Spinocerebellar Ataxia with Axonal Neuropathy
NORD is very grateful to Ryuki Hirano, Mustafa A. M. Salih, Hiroshi Takashima, and Cornelius F. Boerkoel for assistance in the preparation of this report. Dr. Salih is a pediatric neurologist at King Saud University, Saudi Arabia. Drs. Hirano and Takashima are neurologists at Kagoshima University, Japan. Dr. Boerkoel is a medical geneticist at University of British Columbia, Canada.
Synonyms of Spinocerebellar Ataxia with Axonal Neuropathy
- No subdivisions found.
Spinocerebellar ataxia with axonal neuropathy (SCAN1) is a neurodegenerative disorder that is inherited in an autosomal recessive pattern. SCAN1 is characterized by late childhood-onset of a slowly progressive cerebellar ataxia, followed by areflexia and signs of peripheral neuropathy. Gaze nystagmus and cerebellar dysarthria usually develop after the onset of ataxic gait. As the disease advances, pain and touch sensation become impaired in the hands and legs; vibration sense disappears in hands and lower thigh. Individuals with advanced disease develop a steppage gait and pes cavus; and later become wheelchair dependent. Affected individuals have normal intellect and longevity.
SCAN1 is suspected in individuals with the following clinical features:
- Cerebellar ataxia and areflexia of late childhood (13 - 15 years)-onset followed by signs of peripheral neuropathy
- Slow progression
- Absence of oculomotor apraxia
- Absence of extra-neurological findings common in ataxia-telangiectasia (telangiectasias, immunodeficiency and cancer predisposition)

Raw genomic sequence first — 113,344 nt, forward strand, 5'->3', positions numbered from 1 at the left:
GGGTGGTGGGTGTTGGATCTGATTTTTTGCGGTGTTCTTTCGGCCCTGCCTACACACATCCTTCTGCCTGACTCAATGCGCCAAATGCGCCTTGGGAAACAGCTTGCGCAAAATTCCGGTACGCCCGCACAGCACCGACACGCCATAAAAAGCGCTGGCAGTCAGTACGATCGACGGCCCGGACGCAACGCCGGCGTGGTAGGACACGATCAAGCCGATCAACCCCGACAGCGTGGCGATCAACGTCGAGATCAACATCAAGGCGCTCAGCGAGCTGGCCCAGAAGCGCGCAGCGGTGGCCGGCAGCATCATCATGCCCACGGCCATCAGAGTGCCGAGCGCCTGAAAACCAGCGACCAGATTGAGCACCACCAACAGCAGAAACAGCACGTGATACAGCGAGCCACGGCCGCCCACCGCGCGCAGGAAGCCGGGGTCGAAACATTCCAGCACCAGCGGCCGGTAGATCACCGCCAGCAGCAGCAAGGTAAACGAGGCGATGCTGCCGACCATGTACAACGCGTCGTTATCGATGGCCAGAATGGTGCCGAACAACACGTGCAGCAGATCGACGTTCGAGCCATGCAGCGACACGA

- Family history consistent with autosomal recessive inheritance
- MRI: Cerebellar atrophy especially of the vermis is present in all affected individuals
- Nerve conduction studies: Signs of axonal neuropathy
- Nerve biopsy: axonal loss
- Blood tests: Decreased serum concentration of albumin and increased serum concentration of cholesterol
SCAN1 is inherited as an autosomal recessive disorder. Recessive genetic disorders occur when an individual inherits two copies of an abnormal gene for the same trait, one from each parent. If an individual receives one normal gene and one gene for the disease, the person will be a carrier for the disease but usually will not show symptoms. The risk for two carrier parents to both pass the defective gene and have an affected child is 25% with each pregnancy. The risk to have a child who is a carrier like the parents is 50% with each pregnancy. The chance for a child to receive normal genes from both parents and be genetically normal for that particular trait is 25%. The risk is the same for males and females.
All individuals carry 4-5 abnormal genes. Parents who are close relatives (consanguineous) have a higher chance than unrelated parents to both carry the same abnormal gene, which increases the risk to have children with a recessive genetic disorder.
Biallelic mutations in the tyrosyl-DNA phosphodiesterase 1 (TDP1) gene are found in all individuals with SCAN1. The TDP1 gene encodes tyrosyl-DNA phosphodiesterase 1 (Tdp1) a DNA repair enzyme that is involved in correction of the DNA strand breaks in which the 3' end is blocked by stalled topoisomerase I or phosphoglycolate. The histidine at amino acid residue 493 (His493) is a key residue in the active site of Tdp1 and its mutation impairs enzymatic activity. In particular, the p.His493Arg mutation identified in SCAN1 reduces enzymatic activity 25-fold and results in accumulation of topoisomerase I DNA complexes. Also, the mutant Tdp1 forms a prolonged covalent intermediate with the DNA.
Consistent with these in vitro studies, lymphoblastoid cells from persons with SCAN1 are more sensitive to the camptothecins and radiation. Despite these findings, SCAN1 does not appear to arise solely from deficient functional Tdp1 because Tdp1-deficient mice have normal growth and survival under ideal growth conditions although they are highly sensitive to the camptothecins and bleomycin. This suggests that, at least in mice and yeast, redundant pathways exist for Tdp1 and that this redundancy is sufficient under ideal conditions.